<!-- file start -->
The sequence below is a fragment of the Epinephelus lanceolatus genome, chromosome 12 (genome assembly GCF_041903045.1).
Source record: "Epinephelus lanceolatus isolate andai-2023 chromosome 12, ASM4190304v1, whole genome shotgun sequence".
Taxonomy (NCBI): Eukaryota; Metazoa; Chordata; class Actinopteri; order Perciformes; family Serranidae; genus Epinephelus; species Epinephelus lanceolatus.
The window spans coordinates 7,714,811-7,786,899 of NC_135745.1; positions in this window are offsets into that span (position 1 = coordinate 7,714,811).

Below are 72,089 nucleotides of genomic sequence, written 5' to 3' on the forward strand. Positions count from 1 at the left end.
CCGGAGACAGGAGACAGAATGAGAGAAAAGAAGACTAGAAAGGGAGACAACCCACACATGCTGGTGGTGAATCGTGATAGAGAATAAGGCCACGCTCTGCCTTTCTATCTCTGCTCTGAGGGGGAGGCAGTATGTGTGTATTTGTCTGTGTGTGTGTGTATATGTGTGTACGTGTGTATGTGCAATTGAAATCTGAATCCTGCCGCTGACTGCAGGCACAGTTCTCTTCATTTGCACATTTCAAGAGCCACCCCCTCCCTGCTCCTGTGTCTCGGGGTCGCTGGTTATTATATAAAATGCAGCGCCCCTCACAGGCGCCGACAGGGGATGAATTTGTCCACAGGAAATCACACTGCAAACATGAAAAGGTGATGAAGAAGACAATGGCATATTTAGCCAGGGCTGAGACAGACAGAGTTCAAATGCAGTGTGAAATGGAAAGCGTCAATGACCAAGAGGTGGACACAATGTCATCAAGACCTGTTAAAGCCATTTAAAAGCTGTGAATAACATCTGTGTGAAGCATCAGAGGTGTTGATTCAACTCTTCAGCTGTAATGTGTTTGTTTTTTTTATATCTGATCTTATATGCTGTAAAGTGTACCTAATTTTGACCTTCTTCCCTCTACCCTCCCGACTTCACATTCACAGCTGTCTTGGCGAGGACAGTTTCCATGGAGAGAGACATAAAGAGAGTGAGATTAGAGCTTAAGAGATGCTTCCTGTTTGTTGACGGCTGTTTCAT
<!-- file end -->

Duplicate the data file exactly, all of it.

The sequence below is a fragment of the Epinephelus lanceolatus genome, chromosome 12 (genome assembly GCF_041903045.1).
Source record: "Epinephelus lanceolatus isolate andai-2023 chromosome 12, ASM4190304v1, whole genome shotgun sequence".
Taxonomy (NCBI): Eukaryota; Metazoa; Chordata; class Actinopteri; order Perciformes; family Serranidae; genus Epinephelus; species Epinephelus lanceolatus.
The window spans coordinates 7,714,811-7,786,899 of NC_135745.1; positions in this window are offsets into that span (position 1 = coordinate 7,714,811).

Below are 72,089 nucleotides of genomic sequence, written 5' to 3' on the forward strand. Positions count from 1 at the left end.
CCGGAGACAGGAGACAGAATGAGAGAAAAGAAGACTAGAAAGGGAGACAACCCACACATGCTGGTGGTGAATCGTGATAGAGAATAAGGCCACGCTCTGCCTTTCTATCTCTGCTCTGAGGGGGAGGCAGTATGTGTGTATTTGTCTGTGTGTGTGTGTATATGTGTGTACGTGTGTATGTGCAATTGAAATCTGAATCCTGCCGCTGACTGCAGGCACAGTTCTCTTCATTTGCACATTTCAAGAGCCACCCCCTCCCTGCTCCTGTGTCTCGGGGTCGCTGGTTATTATATAAAATGCAGCGCCCCTCACAGGCGCCGACAGGGGATGAATTTGTCCACAGGAAATCACACTGCAAACATGAAAAGGTGATGAAGAAGACAATGGCATATTTAGCCAGGGCTGAGACAGACAGAGTTCAAATGCAGTGTGAAATGGAAAGCGTCAATGACCAAGAGGTGGACACAATGTCATCAAGACCTGTTAAAGCCATTTAAAAGCTGTGAATAACATCTGTGTGAAGCATCAGAGGTGTTGATTCAACTCTTCAGCTGTAATGTGTTTGTTTTTTTTATATCTGATCTTATATGCTGTAAAGTGTACCTAATTTTGACCTTCTTCCCTCTACCCTCCCGACTTCACATTCACAGCTGTCTTGGCGAGGACAGTTTCCATGGAGAGAGACATAAAGAGAGTGAGATTAGAGCTTAAGAGATGCTTCCTGTTTGTTGACGGCTGTTTCAT